Overactive Bladder, also called OAB in short is a condition when a person has to urinate frequently and when he/she is unable to hold the urge until he/she reaches the toilet. The person may have wake up multiple times during sleep to urinate which can affect him/her physically and mentally. If the frequent urination problem occurs during winter/cold season or occasionally, that may not be considered as an Overactive Bladder condition. Watching what fluids/liquids are being consumed and in what quantity should sort out the problem.
Overactive Bladder is a treatable condition. Before getting surgical treatment for Overactive bladder, your urologist will suggest some lifestyle changes including dietary changes, kegel exercise to strengthen your pelvic muscles, holding and training the bladder to urinate only at scheduled intervals etc.
What are the symptoms of Overactive Bladder?
- The most common symptom of OAB is the sudden urge to urinate and unable to control till you reach the toilet.
- Involuntary loss of urine that happens frequently
- Urinating more than 8 times in a day.
- Waking up multiple times at night during sleep.
If you are suffering from these symptoms and it’s been a while you are having them, you must visit a good urologist or a urogynecologist for evaluation and treatment.
How does bladder work in normal cases?
Bladder collects the urine that is filtered out by the kidneys and sent through the ureters. Once the bladder is full, it sends a signal to the brain that it has to be emptied. The brain then sends signals to the muscles around the bladder and the sphincter muscles around the urethra to compress and relax respectively. Once all the urine is out, brain tells the bladder muscles to relax and the sphincter muscle to tighten so that the urethra closes.
In people suffering from urinary incontinence problem, either the communication between the bladder and brain goes wrong or the communication between the brain and bladder muscles goes wrong. The improper coordination combined with weaker pelvic muscles leads to urinary incontinence.
What causes the involuntary bladder contractions?
- Neurological problems
- Urinary Tract Infections can also show symptoms similar to overactive bladder.
- Problems with bladder – presence of cancer tumors or stones. Stones do form in the bladder and they block the urinary exits making it difficult to completely empty the bladder. This can leave very small room for new urine to collect and the bladder again signals the brain to empty it, resulting in Overactive Bladder.
- Other factors that act as hindrances for emptying the bladder include – enlarged prostate, constipation or problems arising out of previous surgery in the pelvis region.
- Medications for certain ailments may also lead to frequent urination.
- Excessive consumption of caffeine and/or alcohol
- Age – with age, nerves weaken and also the functioning ability of the brain goes down. This can lead to improper coordination between pelvic muscles and the brain center.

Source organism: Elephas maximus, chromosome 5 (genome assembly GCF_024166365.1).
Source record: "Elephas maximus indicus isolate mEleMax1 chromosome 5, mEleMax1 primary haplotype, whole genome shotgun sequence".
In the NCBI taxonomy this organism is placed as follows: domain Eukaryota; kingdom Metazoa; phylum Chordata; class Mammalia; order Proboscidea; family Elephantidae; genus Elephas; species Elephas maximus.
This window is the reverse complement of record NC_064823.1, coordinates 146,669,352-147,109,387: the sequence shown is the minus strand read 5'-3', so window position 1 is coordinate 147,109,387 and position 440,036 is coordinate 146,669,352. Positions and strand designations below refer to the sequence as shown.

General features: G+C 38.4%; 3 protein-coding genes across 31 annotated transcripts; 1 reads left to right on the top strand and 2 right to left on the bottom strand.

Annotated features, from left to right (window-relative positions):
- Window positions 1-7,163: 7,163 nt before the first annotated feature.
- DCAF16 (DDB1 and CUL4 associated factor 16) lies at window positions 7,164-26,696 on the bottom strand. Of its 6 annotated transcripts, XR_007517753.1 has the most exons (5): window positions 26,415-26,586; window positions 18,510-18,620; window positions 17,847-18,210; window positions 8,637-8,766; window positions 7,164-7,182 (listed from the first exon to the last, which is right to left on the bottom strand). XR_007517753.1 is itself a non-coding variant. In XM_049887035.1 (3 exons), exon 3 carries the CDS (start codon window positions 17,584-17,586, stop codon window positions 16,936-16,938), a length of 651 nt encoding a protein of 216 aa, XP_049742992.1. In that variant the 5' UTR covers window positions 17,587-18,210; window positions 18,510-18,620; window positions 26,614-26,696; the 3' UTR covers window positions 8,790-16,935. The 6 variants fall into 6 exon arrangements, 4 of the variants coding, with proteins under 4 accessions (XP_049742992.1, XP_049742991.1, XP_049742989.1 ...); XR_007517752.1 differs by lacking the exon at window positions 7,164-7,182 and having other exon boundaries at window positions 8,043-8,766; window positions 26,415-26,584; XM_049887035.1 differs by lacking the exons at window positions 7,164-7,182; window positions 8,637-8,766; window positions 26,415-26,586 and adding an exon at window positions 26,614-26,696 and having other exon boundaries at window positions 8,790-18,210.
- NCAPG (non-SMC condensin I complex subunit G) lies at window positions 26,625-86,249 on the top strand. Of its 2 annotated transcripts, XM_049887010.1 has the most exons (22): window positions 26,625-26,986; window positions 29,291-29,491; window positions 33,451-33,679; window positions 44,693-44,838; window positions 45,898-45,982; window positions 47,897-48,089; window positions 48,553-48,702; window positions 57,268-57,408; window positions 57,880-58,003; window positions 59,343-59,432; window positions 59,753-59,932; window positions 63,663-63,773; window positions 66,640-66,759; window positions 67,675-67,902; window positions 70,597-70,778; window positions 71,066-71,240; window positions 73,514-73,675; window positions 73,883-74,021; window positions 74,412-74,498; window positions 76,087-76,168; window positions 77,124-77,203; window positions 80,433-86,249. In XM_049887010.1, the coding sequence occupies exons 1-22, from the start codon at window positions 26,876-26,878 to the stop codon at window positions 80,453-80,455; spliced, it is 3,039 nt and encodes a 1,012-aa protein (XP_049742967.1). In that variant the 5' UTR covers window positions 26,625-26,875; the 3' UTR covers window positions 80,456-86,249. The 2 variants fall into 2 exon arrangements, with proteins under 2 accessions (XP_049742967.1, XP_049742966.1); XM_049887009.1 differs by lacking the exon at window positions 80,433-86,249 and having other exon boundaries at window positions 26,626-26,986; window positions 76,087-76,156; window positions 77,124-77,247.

How does an overactive bladder affect a person?
- The person will know that he/she is not physically alright. Frequent urination (while in the middle of work) can mentally affect the person. This can lead to stress and sometimes depression.
- Disturbed sleep – Not only the person will be deprived of good night sleep; the brain doesn’t get refreshed to take up the next day’s activities.
Diagnosing Overactive bladder (OAB)
If you have a family physician, he/she may redirect you to a urologist or a urogynecologist to fix the problem. Urologists and Urogynecologists deal with urinary tract and most of the problems that arise in the pelvis region including kidney stones, Urinary Tract Infections, Prostate problems, Fissure etc.
When the person presents himself/herself to the urologist, the urologist may start with a physical examination to feel the organs in the pelvis region or an enlarged prostate. Bladder scan may be done to see how much of urine is left after emptying the bladder.
Urodynamic test assesses the bladder’s ability to hold and store the urine. He/she may be asked to go for a urine analysis to look for the presence of blood or any abnormalities. If any deviations from normal are observed by the doctor, that may indicate other problems which might be causing Overactive Bladder. The urologist will use a cystoscope to see the interiors of the bladder and look for the presence of any tumors. In some cases, biopsy may be required.
If you are peeing more than 8 times in a period of 24 hours; waking up in the night multiple times to urinate and if you are leaking urine even after frequent urination, don’t wait to see a urologist. Overactive bladder is a treatable condition. Make sure you pick an experienced urologist or urogynecologist if you don’t have any reference from your family doctor.